Commentary on the Commentary: Romney in Israel

Republican US presidential candidate Mitt Romney’s trip to Israel dominated both headlines and opinion pages.

Mitt Romney puts a note in the Western Wall (photo credit: Marc Israel Sellem/The Jerusalem Post)
Mitt Romney puts a note in the Western Wall
(photo credit: Marc Israel Sellem/The Jerusalem Post)
Republican US presidential candidate Mitt Romney’s trip to Israel this week didn’t only dominate the headlines, but also the opinion pages. During the overseas trip designed to beef up his foreign policy credentials, Romney was lambasted in London and his press secretary caused some controversy in Poland. In Israel, however, he was greeted with a warm welcome by politicians and the public.
Among the voices chiming in on the presidential hopeful was famed jurist and Israel supporter Alan Dershowitz, who wrote a compelling op-ed arguing that despite everything, Obama is still the best choice for US president. Kenneth Wald, a professor at the University of Florida, noted that “since 1992, Jewish backing for Democrats has risen compared to previous decades – and there is no concrete reason to believe any hype about lasting or sustained gains for Republicans.”
But Republicans and others, including noted syndicated columnist Charles Krauthammer, objected to this interpretation. Likud MK Danny Danon wrote that Mitt Romney should be regarded as a true friend of Israel and Republicans in Israel head Abe Katsman also wrote an op-ed supporting the presumptive Republican presidential nominee. Joel Pollak of also asserted that “for pro-Israel voters, the GOP candidate is the right choice.”
Moving beyond American politics, which sometimes seem to inordinately dominate Israel’s media, there was a nice package this week about Jerusalem as Israel’s capital. Since 1948, most countries in the world have refused to recognize Jerusalem as the capital of Israel because the UN Partition plan envisioned an “international” city. But two weeks ago when the BBC refused to list Israel’s capital, yet nonetheless designated east Jerusalem as “Palestine’s” capital, many people were angry at the bias.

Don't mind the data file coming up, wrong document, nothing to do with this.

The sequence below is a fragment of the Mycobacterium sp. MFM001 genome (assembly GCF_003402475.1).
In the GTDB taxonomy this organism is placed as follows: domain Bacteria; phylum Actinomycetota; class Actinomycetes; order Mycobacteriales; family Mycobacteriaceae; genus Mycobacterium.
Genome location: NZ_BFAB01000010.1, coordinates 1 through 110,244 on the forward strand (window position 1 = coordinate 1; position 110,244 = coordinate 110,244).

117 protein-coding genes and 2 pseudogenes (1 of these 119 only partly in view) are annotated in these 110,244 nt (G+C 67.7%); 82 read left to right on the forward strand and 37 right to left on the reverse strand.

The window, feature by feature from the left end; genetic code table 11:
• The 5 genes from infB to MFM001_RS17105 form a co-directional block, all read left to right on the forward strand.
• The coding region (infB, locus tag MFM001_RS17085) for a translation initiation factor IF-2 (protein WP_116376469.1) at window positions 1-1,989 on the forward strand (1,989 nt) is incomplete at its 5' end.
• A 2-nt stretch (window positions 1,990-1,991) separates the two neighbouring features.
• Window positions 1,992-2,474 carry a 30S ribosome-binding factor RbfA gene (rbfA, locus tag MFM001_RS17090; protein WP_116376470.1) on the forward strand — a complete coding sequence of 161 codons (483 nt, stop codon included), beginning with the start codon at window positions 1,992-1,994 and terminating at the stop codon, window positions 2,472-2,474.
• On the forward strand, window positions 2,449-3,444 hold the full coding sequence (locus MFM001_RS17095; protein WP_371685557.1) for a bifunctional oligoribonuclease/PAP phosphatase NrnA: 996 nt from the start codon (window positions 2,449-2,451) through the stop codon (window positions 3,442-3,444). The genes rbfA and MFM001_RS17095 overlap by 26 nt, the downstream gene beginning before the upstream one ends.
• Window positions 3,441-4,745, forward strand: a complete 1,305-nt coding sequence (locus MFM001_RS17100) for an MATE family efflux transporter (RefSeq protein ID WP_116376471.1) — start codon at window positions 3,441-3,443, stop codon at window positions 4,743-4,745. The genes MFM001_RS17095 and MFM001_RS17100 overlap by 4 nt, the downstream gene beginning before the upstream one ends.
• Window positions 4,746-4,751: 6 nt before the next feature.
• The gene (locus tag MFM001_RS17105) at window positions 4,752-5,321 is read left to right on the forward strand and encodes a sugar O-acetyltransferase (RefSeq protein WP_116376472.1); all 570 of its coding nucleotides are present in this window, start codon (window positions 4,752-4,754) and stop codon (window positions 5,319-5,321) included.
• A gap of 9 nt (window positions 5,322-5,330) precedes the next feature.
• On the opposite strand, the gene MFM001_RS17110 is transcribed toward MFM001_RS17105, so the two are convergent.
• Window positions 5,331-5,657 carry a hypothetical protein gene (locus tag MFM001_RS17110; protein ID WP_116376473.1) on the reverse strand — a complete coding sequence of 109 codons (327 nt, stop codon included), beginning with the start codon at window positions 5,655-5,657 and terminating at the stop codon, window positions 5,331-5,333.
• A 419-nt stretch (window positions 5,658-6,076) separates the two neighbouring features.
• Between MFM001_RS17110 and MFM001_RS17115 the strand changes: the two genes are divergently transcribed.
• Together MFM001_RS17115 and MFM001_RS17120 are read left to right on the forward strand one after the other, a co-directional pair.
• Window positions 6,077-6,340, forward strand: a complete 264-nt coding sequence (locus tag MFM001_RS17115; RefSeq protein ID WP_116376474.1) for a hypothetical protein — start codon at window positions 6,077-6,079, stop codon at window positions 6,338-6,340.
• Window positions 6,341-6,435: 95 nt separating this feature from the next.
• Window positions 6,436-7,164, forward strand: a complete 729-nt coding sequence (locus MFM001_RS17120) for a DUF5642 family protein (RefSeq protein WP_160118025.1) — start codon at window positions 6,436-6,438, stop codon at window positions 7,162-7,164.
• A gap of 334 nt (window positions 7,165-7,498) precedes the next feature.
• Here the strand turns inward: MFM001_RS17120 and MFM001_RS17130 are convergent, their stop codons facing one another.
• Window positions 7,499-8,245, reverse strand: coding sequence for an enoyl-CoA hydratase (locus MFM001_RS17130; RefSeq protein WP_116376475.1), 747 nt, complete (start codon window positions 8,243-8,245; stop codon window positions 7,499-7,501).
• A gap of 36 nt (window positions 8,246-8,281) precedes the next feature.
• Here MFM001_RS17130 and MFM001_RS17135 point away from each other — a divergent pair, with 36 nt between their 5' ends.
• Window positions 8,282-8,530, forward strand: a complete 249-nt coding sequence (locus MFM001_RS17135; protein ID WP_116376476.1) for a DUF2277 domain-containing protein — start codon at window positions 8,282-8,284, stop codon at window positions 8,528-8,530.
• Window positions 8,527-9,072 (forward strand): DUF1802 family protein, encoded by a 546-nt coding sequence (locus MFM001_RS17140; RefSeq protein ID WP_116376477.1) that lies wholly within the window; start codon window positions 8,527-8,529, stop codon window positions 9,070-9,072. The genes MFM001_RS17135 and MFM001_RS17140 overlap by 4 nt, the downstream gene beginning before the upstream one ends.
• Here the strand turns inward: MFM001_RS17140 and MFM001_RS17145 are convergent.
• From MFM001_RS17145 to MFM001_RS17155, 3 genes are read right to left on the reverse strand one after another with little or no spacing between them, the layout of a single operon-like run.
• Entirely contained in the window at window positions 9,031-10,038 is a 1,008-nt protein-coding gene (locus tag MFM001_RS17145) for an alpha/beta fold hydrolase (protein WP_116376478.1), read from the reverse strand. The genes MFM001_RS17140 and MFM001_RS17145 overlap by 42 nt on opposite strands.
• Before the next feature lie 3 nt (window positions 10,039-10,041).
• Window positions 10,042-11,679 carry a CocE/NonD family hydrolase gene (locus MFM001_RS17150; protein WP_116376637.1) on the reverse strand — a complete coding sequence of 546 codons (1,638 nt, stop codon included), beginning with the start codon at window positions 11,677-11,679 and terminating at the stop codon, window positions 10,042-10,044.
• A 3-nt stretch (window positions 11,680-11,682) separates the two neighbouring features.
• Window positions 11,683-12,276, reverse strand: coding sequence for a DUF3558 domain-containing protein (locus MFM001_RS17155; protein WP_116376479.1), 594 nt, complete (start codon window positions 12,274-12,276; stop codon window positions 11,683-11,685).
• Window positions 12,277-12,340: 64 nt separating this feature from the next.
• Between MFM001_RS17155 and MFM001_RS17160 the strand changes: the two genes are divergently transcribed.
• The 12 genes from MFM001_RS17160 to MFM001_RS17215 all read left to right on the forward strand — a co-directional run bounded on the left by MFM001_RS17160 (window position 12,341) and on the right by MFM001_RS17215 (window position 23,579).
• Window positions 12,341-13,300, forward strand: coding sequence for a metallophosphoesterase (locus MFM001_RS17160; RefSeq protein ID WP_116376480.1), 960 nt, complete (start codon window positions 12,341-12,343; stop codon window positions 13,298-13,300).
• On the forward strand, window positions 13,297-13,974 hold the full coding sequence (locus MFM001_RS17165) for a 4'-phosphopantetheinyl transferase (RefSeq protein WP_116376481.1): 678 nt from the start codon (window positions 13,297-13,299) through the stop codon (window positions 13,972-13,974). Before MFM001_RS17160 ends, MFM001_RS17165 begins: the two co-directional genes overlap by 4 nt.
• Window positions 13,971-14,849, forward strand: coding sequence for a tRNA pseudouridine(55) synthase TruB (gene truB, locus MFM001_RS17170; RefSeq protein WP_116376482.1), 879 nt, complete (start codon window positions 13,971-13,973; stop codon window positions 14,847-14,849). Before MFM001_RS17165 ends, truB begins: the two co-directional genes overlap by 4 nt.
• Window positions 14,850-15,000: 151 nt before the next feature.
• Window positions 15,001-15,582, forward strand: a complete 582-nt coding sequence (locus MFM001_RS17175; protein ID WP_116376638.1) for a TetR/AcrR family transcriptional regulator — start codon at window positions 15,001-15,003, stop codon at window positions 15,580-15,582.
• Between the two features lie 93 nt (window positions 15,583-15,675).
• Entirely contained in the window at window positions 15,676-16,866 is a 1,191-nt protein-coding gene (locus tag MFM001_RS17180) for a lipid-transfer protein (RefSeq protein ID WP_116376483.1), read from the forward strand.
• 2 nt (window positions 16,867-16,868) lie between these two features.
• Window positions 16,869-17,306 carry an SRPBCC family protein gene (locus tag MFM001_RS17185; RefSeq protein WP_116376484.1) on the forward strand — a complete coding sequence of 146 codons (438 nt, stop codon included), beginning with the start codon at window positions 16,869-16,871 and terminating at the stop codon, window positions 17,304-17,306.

Betty Herschman of Ir Amim, however, argued that countries and the media could only recognize the city as Israel’s capital once the conflict is resolved and the lives of those in east Jerusalem are improved. Daniel Tauber of Likud Anglos disagreed, asserting that American policy bears no relations to negotiations and is stuck in the past.
Of course events in the region also bear on what is happening in Israel. Two articles on Western foreign policy and Islamism this week both addressed concerns that Islamist parties are on the rise in the region. Evidence for this can be found in Egypt, Syria, Tunisia and elsewhere.
The week ended on a positive note with the arrival of Tu Be’Av, the Jewish holiday of love. Drawing lessons from history, Stephen Rosenberg of the Albright Institute in Jerusalem noted, “How such a ritual [of girls dancing in the field] came to Shiloh in the 12th century BCE is another matter, but it could have been the residue of a Canaanite custom that had persisted at Shiloh.”
The week draws to an end with a huge conflict brewing over the budget. But what got many Jerusalemites excited was the yearly Wine Festival at the Israel Museum. As I write this, I’m preparing for a night of revelry there. Of course it will not appear in the pages of the Opeds, because how can anyone have a negative opinion about all-you-can-drink wine?
The writer is The Jerusalem Post's Op-ed editor